Tylor Megill spent most of spring training as an afterthought, headed for either the bullpen or the minor leagues.
A shoulder injury to Jacob deGrom changed everything for him — and he has spent the early part of the season taking advantage of this unexpected opportunity.
Friday night, the 26-year-old right-hander began a memorable night for the Mets, tossing the first five innings of their combined no-hitter over the Phillies in a 3-0 win at Citi Field.
“I’m ecstatic. It’s crazy,” Megill said after improving to 4-0. “It’s cool. It’s obviously a very big moment.”
Because of his high pitch-count of 88, Megill lasted just five innings. Drew Smith, Joely Rodriguez, Seth Lugo and Edwin Diaz followed him with four no-hit innings for the 17th combined no-hitter in MLB history and second no-hitter in Mets history.
“It was exciting, obviously,” Megill said after the Mets completed the first no-hitter of the season for any club. “It’s a team game and all of these guys came in, filled up the zone, did their job, just fearless and attacking hitters. It’s the first one that I’ve been a part of, and I’m glad it’s with this group of guys. I’m just proud of these guys.”
Megill wasn’t at his sharpest in those five innings. He walked three and threw 43 pitches over the first two frames. But he made big pitches when he needed them, and got out of his lone jam in the fifth, striking out Odubel Herrera with a high fastball to strand two Phillies on base.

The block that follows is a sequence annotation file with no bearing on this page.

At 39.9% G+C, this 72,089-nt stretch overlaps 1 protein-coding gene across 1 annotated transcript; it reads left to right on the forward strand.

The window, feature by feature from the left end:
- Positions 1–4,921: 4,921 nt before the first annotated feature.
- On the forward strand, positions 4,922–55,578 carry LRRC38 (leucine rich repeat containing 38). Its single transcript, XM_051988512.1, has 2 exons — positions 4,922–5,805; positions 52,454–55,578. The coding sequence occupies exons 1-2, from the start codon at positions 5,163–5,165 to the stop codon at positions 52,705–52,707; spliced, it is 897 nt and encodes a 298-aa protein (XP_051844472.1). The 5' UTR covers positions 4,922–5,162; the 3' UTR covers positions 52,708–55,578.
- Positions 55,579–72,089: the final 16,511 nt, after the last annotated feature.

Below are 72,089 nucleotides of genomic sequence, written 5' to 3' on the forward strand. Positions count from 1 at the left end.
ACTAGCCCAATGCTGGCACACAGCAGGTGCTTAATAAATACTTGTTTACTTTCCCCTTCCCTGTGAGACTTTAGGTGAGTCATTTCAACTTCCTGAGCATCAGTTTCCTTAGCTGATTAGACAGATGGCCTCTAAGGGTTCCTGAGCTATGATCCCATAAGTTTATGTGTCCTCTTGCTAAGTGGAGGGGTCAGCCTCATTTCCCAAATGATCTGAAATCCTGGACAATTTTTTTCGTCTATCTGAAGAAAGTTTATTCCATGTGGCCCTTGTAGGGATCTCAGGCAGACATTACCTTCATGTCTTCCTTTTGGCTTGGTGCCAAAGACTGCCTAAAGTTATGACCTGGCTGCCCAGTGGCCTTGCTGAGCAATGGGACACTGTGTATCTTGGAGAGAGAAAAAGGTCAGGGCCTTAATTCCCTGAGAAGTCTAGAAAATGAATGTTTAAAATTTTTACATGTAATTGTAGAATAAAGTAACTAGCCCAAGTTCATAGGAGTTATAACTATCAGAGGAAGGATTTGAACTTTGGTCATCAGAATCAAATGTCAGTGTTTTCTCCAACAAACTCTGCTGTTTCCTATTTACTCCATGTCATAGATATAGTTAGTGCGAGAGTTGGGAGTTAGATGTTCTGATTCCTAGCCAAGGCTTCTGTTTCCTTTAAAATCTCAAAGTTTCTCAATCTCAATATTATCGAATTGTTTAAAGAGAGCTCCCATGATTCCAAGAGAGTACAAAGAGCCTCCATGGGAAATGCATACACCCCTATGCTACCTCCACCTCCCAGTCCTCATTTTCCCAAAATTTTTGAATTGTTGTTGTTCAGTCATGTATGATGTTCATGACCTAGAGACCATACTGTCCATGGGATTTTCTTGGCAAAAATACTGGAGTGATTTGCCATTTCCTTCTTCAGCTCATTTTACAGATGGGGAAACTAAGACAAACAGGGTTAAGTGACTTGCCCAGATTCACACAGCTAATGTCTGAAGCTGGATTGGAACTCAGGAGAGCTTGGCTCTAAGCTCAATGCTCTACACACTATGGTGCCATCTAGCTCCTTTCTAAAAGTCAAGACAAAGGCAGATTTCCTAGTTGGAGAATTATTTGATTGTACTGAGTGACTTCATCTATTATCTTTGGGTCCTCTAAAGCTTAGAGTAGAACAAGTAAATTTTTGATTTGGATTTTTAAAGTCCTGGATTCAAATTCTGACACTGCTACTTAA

“He made some quality pitchers when he had to,” manager Buck Showalter said.
After departing, Megill’s ERA stood at a miniscule 1.93. He has yet to give up a run against the rival Phillies in 10 ¹/₃ innings and became just the third Mets starting pitcher to finish an outing without allowing a hit in at least five innings.
The others were Johan Santana and Sid Fernandez. Santana threw the only other no-hitter in Mets history on June 1, 2012, while Fernandez tossed five no-hit innings on May 15, 1987, before leaving the game with a sprained left knee.
An eighth-round pick in 2018 out of the University of Arizona, the 6-foot-7 Megill came out of nowhere as a rookie to give the Mets a jolt last season before fading down the stretch as his innings rose. He’s been even better this year, pitching well beyond expectations.
“Obviously the circumstances of what happened [we didn’t want],” Megill said, referring to deGrom’s shoulder injury. “I’m just going out there and doing my thing. I try not to think about it too much.”